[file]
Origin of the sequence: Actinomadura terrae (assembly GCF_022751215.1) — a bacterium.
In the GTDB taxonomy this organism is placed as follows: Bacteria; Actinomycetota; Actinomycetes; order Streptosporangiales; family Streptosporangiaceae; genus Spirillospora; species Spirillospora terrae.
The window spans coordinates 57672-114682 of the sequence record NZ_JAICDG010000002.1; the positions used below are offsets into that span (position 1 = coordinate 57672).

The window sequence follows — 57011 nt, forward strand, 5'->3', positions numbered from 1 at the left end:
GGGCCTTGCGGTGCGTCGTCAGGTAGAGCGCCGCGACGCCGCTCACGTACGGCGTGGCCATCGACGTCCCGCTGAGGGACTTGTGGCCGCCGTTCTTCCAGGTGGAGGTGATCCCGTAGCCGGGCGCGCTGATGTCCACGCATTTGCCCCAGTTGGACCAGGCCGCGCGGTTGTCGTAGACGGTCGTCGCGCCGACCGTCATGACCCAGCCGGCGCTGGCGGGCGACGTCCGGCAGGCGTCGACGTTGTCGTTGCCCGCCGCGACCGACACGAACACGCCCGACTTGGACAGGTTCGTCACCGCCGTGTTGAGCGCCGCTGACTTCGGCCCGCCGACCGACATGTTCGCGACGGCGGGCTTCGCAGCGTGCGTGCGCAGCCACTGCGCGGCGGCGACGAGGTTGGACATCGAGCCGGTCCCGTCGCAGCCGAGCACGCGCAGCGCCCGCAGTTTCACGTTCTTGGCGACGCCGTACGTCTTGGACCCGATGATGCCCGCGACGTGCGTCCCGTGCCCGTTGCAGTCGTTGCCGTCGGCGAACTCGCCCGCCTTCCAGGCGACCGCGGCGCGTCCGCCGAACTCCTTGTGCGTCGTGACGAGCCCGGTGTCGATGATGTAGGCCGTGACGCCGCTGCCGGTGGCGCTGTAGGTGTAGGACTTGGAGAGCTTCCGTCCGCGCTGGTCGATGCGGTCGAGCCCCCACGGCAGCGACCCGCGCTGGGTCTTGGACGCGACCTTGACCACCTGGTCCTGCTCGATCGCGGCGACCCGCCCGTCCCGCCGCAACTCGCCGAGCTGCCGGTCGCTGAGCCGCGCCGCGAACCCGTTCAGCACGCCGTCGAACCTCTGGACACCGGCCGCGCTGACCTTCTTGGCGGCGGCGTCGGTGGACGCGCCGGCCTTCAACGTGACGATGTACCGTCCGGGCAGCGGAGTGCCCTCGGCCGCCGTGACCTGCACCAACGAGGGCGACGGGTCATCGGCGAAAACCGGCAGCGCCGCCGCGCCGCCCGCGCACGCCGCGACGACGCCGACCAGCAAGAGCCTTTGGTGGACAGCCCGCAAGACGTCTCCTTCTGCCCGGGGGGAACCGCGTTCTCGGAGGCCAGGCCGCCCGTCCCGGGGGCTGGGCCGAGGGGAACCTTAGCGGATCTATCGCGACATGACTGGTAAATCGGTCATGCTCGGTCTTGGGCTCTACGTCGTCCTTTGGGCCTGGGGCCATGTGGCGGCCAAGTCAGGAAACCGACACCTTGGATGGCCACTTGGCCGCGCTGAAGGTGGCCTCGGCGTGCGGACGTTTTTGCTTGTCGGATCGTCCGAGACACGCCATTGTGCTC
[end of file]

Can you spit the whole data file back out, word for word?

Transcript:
Origin of the sequence: Actinomadura terrae (assembly GCF_022751215.1) — a bacterium.
In the GTDB taxonomy this organism is placed as follows: Bacteria; Actinomycetota; Actinomycetes; order Streptosporangiales; family Streptosporangiaceae; genus Spirillospora; species Spirillospora terrae.
The window spans coordinates 57672-114682 of the sequence record NZ_JAICDG010000002.1; the positions used below are offsets into that span (position 1 = coordinate 57672).

The window sequence follows — 57011 nt, forward strand, 5'->3', positions numbered from 1 at the left end:
GGGCCTTGCGGTGCGTCGTCAGGTAGAGCGCCGCGACGCCGCTCACGTACGGCGTGGCCATCGACGTCCCGCTGAGGGACTTGTGGCCGCCGTTCTTCCAGGTGGAGGTGATCCCGTAGCCGGGCGCGCTGATGTCCACGCATTTGCCCCAGTTGGACCAGGCCGCGCGGTTGTCGTAGACGGTCGTCGCGCCGACCGTCATGACCCAGCCGGCGCTGGCGGGCGACGTCCGGCAGGCGTCGACGTTGTCGTTGCCCGCCGCGACCGACACGAACACGCCCGACTTGGACAGGTTCGTCACCGCCGTGTTGAGCGCCGCTGACTTCGGCCCGCCGACCGACATGTTCGCGACGGCGGGCTTCGCAGCGTGCGTGCGCAGCCACTGCGCGGCGGCGACGAGGTTGGACATCGAGCCGGTCCCGTCGCAGCCGAGCACGCGCAGCGCCCGCAGTTTCACGTTCTTGGCGACGCCGTACGTCTTGGACCCGATGATGCCCGCGACGTGCGTCCCGTGCCCGTTGCAGTCGTTGCCGTCGGCGAACTCGCCCGCCTTCCAGGCGACCGCGGCGCGTCCGCCGAACTCCTTGTGCGTCGTGACGAGCCCGGTGTCGATGATGTAGGCCGTGACGCCGCTGCCGGTGGCGCTGTAGGTGTAGGACTTGGAGAGCTTCCGTCCGCGCTGGTCGATGCGGTCGAGCCCCCACGGCAGCGACCCGCGCTGGGTCTTGGACGCGACCTTGACCACCTGGTCCTGCTCGATCGCGGCGACCCGCCCGTCCCGCCGCAACTCGCCGAGCTGCCGGTCGCTGAGCCGCGCCGCGAACCCGTTCAGCACGCCGTCGAACCTCTGGACACCGGCCGCGCTGACCTTCTTGGCGGCGGCGTCGGTGGACGCGCCGGCCTTCAACGTGACGATGTACCGTCCGGGCAGCGGAGTGCCCTCGGCCGCCGTGACCTGCACCAACGAGGGCGACGGGTCATCGGCGAAAACCGGCAGCGCCGCCGCGCCGCCCGCGCACGCCGCGACGACGCCGACCAGCAAGAGCCTTTGGTGGACAGCCCGCAAGACGTCTCCTTCTGCCCGGGGGGAACCGCGTTCTCGGAGGCCAGGCCGCCCGTCCCGGGGGCTGGGCCGAGGGGAACCTTAGCGGATCTATCGCGACATGACTGGTAAATCGGTCATGCTCGGTCTTGGGCTCTACGTCGTCCTTTGGGCCTGGGGCCATGTGGCGGCCAAGTCAGGAAACCGACACCTTGGATGGCCACTTGGCCGCGCTGAAGGTGGCCTCGGCGTGCGGACGTTTTTGCTTGTCGGATCGTCCGAGACACGCCATTGTGCTC